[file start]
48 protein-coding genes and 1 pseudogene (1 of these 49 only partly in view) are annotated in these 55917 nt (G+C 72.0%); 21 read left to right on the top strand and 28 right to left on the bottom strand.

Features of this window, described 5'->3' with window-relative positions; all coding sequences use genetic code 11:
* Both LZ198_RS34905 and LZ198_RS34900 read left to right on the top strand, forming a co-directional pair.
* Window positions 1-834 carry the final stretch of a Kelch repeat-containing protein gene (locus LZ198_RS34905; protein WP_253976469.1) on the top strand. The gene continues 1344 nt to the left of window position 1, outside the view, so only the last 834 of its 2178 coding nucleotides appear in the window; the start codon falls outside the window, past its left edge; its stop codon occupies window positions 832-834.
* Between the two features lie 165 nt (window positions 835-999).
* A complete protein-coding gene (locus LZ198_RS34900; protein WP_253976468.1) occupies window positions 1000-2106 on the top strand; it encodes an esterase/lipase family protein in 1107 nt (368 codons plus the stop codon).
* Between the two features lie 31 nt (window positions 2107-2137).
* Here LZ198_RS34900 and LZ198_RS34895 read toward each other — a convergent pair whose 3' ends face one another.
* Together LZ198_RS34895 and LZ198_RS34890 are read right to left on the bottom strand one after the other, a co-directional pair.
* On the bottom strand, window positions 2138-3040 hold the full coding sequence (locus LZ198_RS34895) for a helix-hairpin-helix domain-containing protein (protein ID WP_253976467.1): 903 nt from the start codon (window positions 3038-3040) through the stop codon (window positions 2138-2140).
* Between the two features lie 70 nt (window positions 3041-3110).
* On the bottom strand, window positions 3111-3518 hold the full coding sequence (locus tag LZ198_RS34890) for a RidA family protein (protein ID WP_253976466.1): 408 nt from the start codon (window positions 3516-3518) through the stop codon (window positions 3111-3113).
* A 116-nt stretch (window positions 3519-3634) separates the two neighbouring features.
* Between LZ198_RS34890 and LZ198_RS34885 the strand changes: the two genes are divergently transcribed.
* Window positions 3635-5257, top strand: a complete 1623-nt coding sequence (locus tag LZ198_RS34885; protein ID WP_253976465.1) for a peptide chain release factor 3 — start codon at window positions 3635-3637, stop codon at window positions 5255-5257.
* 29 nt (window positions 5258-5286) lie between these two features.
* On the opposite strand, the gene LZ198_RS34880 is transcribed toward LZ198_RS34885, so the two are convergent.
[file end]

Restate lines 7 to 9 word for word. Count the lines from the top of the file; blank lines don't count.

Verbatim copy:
* Between the two features lie 31 nt (window positions 2107-2137).
* Here LZ198_RS34900 and LZ198_RS34895 read toward each other — a convergent pair whose 3' ends face one another.
* Together LZ198_RS34895 and LZ198_RS34890 are read right to left on the bottom strand one after the other, a co-directional pair.